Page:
Netflix has announced a new African Original series coming to the streaming platform: a South African festive season miniseries starring local talent. The series,…
It’s the end of the work day, I get into my Uber and settle in for a contemplative ride home. The driver begins the trip and starts a meter as well. I am not sure why he has done the latter but I say nothing and we begin.
Half way through the ride as I direct him toward the turn into my neighbourhood, he says to me: “don’t worry about the meter, it is just a precaution.”
My first thought is that perhaps the cab company he works for (that has now joined Uber) is comparing prices to see if the move from their normal operations to Uber is feasible.
“Precaution?” I ask.
“Against the cops,” he says.
Now my interest is piqued. Why would an Uber driver need to run a technically bogus meter in case he gets stopped by the cops?
As we begin the uphill climb toward my house he divulges that all is not well with Uber in Cape Town. It turns out my driver had received a letter from the Western Cape Metered Taxi Council telling him that if he was found using Uber, his permit would be confiscated.
Uber’s foray into to the world of transportation and cabbing has not been a smooth one. It is currently facing several lawsuits and disputes around the globe. Its entry into Africa seemed the smoothest, without all that much fuss from government agencies. All that might be about to change.
When Uber began operating in the city, it seemed to drift in with very few problems except user adoption and app education. My driver says that the council wasn’t very happy with this and asked Uber for permits for its drivers, which the San Francisco-based company duly provided. However tunes have now changed. According to a letter he received, which he claims has gone to other drivers as well, Uber is in contravention of the Taxi Council’s per kilometer billing requirements due its per kilometer and per minute billing system. One could argue that Uber is not a taxi service but a private car and driver hire platform.
“I don’t understand it,” my Uber driver tells me. “They say R10 a kilometer and Uber charges R7 but the charge is between the driver and the customer. The only time you contradict the permit is when you charge more than it recommends, Uber charges less.”
The letter states that Uber is not a member of the Western Cape Metered Taxi Council and has not registered as a PRE operator. Hence the council driver is targeting its letters to the drivers that hold permits. The letter further states that it understands that Uber is an e-hailing solution and that the government is working to move the industry forward by looking for e-hailing options as it would bridge the gap.
Evidently Uber has a technological advantage to the other operators and the government doesn’t want drivers using it because it hasn’t bridged this gap. The crux of the dispute is that Uber is taking away the work of the established taxi industry in Cape Town.
“There is nothing they can do really,” he says. “I just put on my meter so they can see it is running.”
Since the launch of UberX, the company has been working with a number of the taxi companies in the city to bring its more affordable service to consumers.
“Any time a disruptive technology like Uber enters a market that hasn’t seen any innovation for decades, there will inevitably be resistance from existing structures,” says Anthony Le Roux, Uber Cape Town General Manager.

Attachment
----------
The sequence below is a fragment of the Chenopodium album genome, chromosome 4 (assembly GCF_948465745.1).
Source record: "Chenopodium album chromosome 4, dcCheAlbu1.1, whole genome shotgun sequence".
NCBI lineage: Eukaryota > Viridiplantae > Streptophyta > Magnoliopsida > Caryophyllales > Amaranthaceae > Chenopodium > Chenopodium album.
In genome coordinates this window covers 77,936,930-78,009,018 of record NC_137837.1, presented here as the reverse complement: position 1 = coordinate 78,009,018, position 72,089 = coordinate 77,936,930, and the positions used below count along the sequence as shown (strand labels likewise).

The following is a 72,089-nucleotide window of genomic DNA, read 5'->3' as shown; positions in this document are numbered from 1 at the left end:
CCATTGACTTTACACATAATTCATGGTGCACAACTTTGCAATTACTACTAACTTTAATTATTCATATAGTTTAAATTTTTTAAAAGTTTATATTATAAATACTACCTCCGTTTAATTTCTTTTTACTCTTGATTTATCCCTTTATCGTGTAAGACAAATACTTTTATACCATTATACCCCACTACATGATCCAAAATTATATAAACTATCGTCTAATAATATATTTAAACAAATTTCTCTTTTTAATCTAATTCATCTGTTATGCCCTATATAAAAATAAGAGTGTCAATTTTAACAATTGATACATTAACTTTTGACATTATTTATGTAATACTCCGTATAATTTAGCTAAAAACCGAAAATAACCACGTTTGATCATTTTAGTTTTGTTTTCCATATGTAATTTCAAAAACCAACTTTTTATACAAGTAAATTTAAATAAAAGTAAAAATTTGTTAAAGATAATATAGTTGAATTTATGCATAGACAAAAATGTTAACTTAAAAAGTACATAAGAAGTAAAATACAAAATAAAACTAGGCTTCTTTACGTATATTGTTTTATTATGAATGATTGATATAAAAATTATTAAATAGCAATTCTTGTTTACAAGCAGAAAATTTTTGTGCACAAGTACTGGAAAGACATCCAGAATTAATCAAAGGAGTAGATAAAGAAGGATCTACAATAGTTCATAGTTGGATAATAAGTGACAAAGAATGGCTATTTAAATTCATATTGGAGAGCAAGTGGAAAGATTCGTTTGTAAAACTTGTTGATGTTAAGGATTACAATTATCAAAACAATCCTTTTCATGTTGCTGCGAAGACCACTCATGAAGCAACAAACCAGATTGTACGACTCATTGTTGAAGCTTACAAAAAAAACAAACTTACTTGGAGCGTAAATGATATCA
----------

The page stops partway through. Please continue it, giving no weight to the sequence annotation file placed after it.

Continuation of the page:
However, it seems it is not particularly worried by the letter or the “resistance”, as it calls it, by the Taxi Council.
“Uber does however work very successfully with a large number of metered taxi operators on the UberX product, so this resistance is by no means uniform,” Le Roux adds.
“We’re working proactively with the regulator in Cape Town to make sure that Uber will continue to be available to get Capetonians around safely, seamlessly and efficiently. In the mean time, existing transportation operators are required to abide by the rules of their operating licences, which is perfectly doable with Uber.”
My driver thinks that the Taxi Council should join Uber because he believes it is much more efficient and he argues that as a driver he is making more money working with Uber than with a normal taxi service.
“Before the launch of UberX, Uber went to all the big taxi companies to ask them to join the service and they said no. I don’t know why they are fighting now because they had the opportunity and the opportunity is still there.”
He argues that the reason why Uber is an issue now is because big taxi companies on the council are trying to make up new rules to protect their interests. He says that as a taxi driver, the company walks away with more money than the driver and these drivers work 24 hour shifts.
We have reached out to the Taxi Council and received the following response:
The department of transport and public works in terms of the operating licence has a relationship only with operating licence holders. Uber is a software application provider and is not an operating licence holder. Thus, the letter referred to was sent to the Metered Taxi Council for distribution to members in order to ensure that members comply with the operating licence conditions. The reason as to why the software application of Uber is in contravention of operations relating to the operating licence conditions are stipulated in the attached letter.
It also went on to say that where the driver is the operating licence holder, he is indeed danger of losing their licence.
“Where the driver is not the operator, the operating licence holder, Yes he is in danger of losing their licence. This has no bearing on the validity and exposure of a drivers licence.”